MORPHINE EFFECTS ON IMMUNE CELLS

Project: Research project

Project Details

Description

A correlation between chronic morphine use and immunosuppression has been well established in the recent past. However, the detailed mechanisms by which morphine affects the immune system is not yet characterized. Recent studies have shown that morphine treatment affects all the three major components of the immune system; T-lymphocytes, B-lymphocytes and macrophages. The effects ranged from changes in the weight of primary lymphoid organs, alterations in the ratio of T-cell subpopulations and responsiveness to cytokines. Since, T-lymphocytes play a central role in immune response and modulate the function of other immunocompetent cells, it is important to investigate the mechanism of morphine action on T-cells. The activation of thymocytes/T-cells is regulated by the coordinate production of cytokines and expression of cytokine receptors. The major focus of this project is to determine the mechanisms by which morphine inhibits IL-1 induced thymocyte and T-lymphocytes proliferation. This proposal is based on the hypothesis that chronic morphine treatment blocks the proliferative signaling pathways in thymocytes and T-lymphocytes by either 1) inhibiting the expression of cytokine genes or 2) by down regulating cytokine receptors or 30 by inhibiting signal transduction pathway of cytokine receptors. Investigations will be carried out to determine the direct and indirect mechanism by which morphine inhibits IL-2 synthesis in thymocytes and T-lymphocytes. Transcriptional regulation of IL-2 synthesis and IL-2 receptor mediated signal transduction will be investigated. These studies would help to understand the relationship between morphine induced immunosuppression and the prevalence of HIV infection in the drug abuse population. Since morphine is currently administered chronically to patients suffering from cancer and other intractable pain, the proposed investigation would be useful in preventing generalized immunosuppression while retaining the analgesic properties of opioids. It is therefore clinically important to study the mechanism of morphine-induced immunosuppression.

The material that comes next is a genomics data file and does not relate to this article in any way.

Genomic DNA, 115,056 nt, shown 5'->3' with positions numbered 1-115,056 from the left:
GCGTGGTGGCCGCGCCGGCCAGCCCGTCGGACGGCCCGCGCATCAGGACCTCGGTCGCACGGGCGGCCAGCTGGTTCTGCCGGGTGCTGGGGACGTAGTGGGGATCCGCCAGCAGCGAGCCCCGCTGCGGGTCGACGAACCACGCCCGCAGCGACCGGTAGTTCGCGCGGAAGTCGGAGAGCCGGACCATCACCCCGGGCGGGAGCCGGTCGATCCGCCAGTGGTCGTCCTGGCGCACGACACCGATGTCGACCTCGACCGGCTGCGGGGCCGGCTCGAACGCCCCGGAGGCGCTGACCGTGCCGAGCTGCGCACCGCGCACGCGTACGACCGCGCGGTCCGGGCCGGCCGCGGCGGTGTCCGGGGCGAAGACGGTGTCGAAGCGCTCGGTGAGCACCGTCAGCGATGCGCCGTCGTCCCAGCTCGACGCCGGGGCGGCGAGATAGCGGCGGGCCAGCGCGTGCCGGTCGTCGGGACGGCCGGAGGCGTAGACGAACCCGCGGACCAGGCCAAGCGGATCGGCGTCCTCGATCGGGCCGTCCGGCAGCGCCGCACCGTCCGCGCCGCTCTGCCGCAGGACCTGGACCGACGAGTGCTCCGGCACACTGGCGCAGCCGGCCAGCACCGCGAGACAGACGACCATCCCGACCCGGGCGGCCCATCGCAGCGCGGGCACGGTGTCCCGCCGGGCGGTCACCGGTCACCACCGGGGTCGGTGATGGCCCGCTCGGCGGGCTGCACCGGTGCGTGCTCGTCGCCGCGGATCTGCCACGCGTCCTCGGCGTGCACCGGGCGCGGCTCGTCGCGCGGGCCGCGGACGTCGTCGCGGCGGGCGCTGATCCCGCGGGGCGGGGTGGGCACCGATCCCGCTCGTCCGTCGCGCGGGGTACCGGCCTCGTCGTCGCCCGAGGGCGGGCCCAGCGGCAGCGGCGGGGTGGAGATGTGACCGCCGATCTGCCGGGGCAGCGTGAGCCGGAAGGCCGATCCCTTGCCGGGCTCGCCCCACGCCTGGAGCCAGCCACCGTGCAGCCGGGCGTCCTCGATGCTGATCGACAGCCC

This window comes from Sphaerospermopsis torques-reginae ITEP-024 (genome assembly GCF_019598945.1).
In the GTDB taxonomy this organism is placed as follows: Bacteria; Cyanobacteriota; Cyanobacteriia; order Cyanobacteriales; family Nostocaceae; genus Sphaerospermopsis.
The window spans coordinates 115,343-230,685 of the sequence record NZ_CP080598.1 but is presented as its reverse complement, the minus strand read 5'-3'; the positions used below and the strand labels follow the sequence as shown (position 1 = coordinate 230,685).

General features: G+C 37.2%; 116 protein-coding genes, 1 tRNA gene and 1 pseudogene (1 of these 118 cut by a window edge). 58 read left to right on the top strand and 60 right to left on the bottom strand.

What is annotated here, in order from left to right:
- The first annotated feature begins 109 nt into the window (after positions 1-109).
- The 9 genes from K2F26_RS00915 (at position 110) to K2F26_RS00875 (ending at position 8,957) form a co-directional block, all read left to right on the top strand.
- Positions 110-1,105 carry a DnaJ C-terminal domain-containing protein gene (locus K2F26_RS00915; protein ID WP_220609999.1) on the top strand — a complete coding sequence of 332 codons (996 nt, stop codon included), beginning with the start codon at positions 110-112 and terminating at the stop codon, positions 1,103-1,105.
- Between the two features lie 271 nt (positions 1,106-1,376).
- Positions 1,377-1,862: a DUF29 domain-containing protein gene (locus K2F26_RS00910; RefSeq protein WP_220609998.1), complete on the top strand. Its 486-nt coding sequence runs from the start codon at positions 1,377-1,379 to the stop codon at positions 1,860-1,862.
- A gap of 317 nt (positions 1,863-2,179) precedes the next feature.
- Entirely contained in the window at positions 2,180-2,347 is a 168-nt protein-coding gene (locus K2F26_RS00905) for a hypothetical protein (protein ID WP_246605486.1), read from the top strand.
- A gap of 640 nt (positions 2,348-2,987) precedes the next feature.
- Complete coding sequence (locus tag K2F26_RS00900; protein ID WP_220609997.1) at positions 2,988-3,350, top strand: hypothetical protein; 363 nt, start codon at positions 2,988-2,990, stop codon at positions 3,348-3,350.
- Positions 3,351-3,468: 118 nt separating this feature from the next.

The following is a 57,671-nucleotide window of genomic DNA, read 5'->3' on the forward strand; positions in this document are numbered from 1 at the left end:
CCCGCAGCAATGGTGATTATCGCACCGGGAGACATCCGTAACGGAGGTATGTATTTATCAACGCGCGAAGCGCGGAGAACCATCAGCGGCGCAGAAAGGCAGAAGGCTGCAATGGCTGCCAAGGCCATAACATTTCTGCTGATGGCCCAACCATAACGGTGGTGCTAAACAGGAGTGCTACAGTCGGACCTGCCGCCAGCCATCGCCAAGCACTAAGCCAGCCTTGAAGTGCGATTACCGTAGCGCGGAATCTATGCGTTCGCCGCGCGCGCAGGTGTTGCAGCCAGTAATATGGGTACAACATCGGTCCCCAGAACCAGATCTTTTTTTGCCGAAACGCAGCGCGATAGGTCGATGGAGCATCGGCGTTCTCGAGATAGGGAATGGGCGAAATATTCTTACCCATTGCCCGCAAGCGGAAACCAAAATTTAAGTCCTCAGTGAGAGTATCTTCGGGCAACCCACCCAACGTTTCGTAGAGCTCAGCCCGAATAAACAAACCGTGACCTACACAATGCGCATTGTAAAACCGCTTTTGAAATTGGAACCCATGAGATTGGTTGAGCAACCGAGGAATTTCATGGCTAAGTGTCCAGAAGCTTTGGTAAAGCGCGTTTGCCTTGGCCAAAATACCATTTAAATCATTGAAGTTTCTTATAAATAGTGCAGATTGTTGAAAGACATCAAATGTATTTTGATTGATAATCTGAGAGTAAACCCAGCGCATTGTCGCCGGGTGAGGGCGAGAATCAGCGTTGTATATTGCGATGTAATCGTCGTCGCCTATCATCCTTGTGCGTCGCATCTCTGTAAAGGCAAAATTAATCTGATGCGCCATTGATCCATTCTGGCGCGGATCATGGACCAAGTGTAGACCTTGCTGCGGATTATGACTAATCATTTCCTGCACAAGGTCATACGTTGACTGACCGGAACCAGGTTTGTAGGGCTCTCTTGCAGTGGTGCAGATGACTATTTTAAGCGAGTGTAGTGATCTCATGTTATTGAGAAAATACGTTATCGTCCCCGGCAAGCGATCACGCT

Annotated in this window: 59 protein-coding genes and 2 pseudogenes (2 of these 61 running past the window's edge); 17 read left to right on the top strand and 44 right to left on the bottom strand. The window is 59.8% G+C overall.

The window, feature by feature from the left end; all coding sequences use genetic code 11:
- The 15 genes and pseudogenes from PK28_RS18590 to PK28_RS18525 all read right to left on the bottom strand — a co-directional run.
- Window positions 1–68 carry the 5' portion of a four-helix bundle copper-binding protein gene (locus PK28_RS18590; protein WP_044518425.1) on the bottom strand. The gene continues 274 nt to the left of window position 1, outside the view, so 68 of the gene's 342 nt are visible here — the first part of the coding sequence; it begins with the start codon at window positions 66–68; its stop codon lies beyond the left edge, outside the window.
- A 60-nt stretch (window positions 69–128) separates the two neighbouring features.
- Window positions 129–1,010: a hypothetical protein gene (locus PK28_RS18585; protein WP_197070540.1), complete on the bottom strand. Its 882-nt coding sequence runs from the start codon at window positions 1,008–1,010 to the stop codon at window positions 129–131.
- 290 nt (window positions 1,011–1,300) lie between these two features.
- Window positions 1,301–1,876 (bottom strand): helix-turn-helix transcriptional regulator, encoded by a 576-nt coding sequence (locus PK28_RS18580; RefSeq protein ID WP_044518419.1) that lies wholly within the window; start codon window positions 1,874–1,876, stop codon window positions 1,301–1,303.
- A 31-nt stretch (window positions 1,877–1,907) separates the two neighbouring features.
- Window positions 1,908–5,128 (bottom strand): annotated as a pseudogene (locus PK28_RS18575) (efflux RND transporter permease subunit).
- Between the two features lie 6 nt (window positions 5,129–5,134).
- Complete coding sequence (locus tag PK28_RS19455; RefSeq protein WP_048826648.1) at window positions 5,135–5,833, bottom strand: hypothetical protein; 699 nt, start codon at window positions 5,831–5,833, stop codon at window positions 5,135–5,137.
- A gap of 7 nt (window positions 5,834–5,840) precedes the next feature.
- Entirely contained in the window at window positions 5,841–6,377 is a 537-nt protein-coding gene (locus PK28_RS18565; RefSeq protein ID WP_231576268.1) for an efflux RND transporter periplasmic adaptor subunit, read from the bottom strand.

StatusFinished
Effective start/end date1/1/946/30/99

Funding

  • National Institutes of Health: $82,761.00
  • National Institutes of Health: $90,582.00

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